A ban on collecting shellfish and seaweed species in Kaikōura has left some pāua divers jobless - but they are still supporting a government proposal to extend the closure further.
The Kaikōura earthquake lifted parts of the seabed by up to four metres, exposing thousands of pāua and other sealife to dehydration and prompting the fisheries closure.
The current ban is due to expire on 20 February, but the Ministry for Primary Industries has been seeking feedback on its plan to extend it another nine months.
The closure no longer includes crayfish because the species was found to be faring well after the quakes.
But the ministry said there were worrying signs for other species, such as seaweed and pāua, and it wanted to carry out more research before allowing pāua divers back to work.
Phillip Richardson has worked as a commercial pāua diver in Kaikōura for the last 20 years and said the loss of the fishery was disastrous.
"It is because, you know, you do something like that for twenty years, and you look after it and you try to enhance it and be responsible... and obviously it's been great because we have been able to make a living out of doing it... and to lose it overnight, it has been devastating."
Mr Richardson said there were about ten families in the town that made a living from the pāua industry which now had to find other work.
Despite this, Mr Richardson said he had not come across a single person who didn't support the ban being extended until November, with further extensions also likely.
The 52-year-old expected it to be years before the fishery was re-opened and had accepted he may never work as a commercial pāua diver in the Kaikōura area again.
"I've lost my job, you know - income, bills to pay - I've got to virtually retrain and go and look for other ways to make a living now."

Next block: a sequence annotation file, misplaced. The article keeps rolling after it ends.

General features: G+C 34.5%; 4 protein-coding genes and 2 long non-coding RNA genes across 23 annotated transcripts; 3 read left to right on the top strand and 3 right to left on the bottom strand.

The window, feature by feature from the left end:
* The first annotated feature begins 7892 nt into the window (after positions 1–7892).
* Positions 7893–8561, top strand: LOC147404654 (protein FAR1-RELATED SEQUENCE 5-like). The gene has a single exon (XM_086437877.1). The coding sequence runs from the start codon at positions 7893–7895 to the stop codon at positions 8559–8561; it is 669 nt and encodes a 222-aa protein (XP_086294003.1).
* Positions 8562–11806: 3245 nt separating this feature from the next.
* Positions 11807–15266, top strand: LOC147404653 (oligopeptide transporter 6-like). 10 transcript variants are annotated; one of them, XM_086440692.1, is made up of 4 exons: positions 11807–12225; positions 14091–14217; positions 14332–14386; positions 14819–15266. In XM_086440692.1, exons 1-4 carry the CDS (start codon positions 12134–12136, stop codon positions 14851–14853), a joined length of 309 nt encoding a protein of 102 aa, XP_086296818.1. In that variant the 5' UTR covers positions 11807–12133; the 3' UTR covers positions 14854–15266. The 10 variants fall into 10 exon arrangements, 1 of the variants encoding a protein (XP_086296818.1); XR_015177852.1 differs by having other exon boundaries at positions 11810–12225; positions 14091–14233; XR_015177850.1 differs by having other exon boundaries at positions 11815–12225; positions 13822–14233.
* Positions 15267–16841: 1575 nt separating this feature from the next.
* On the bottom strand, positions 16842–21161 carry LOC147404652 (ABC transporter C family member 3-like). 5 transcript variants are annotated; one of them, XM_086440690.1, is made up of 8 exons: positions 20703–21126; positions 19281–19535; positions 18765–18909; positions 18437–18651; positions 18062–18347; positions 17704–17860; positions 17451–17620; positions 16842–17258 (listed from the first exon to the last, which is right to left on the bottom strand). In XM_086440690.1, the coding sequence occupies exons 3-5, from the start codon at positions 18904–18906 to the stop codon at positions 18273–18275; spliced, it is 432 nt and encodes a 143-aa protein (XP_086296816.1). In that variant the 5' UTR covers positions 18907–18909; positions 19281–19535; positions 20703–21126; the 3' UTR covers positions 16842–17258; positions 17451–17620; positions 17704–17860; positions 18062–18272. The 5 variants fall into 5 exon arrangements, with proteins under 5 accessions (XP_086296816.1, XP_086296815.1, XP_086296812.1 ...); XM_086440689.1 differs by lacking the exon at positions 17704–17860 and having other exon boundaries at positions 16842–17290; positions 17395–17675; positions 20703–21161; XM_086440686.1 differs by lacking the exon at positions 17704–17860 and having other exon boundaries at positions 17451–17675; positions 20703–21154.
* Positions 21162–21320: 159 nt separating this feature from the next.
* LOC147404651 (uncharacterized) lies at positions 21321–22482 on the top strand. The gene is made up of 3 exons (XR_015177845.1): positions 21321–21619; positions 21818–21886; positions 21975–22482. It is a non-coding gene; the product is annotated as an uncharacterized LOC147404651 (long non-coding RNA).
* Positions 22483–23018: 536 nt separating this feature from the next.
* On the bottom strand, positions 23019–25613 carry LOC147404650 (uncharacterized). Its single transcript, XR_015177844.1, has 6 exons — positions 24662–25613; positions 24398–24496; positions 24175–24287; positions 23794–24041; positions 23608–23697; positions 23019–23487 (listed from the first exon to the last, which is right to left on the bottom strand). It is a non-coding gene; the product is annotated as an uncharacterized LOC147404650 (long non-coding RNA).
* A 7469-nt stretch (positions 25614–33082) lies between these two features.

In its submission to the ministry, the group controlling the pāua fishery in the area said there was agreement the species needed time to recover.
Chair Jason Ruawai said juvenile pāua stock, which are found closest to the shore, were wiped out by the seabed rise.
"We are left with pāua that may have been [out] a bit deeper, but with no recruitments coming through in the fishery, you can't afford to have a short-term view and take what's left... because those are the stocks that really need to exist to replenish the new juvenile habitat."
Mike Vincent led a team of volunteers that relocated thousands of pāua exposed by the seabed uplift.
In his submission to the ministry, he called for a seven-year closure of the fishery.
"Seven years is a fair assumption if you think of the life span of a legal-sized pāua.
"It is only going to benefit the future children and the future people that actually gather pāua... and obviously the industry."
If the ban was extended, Mr Richardson said the ministry would need to consider the flow-on effects, as fishermen would start flocking to neighbouring coastal areas, such as Motunau and Banks Peninsula.
"So perhaps now it would be a good time now for the ministry, MPI, to look at that and perhaps adjust bag limits to counteract increased pressure that is going to go on that fishery."
Public submissions on the ministry's proposal closed last week and a decision on the current closure is expected before 20 February.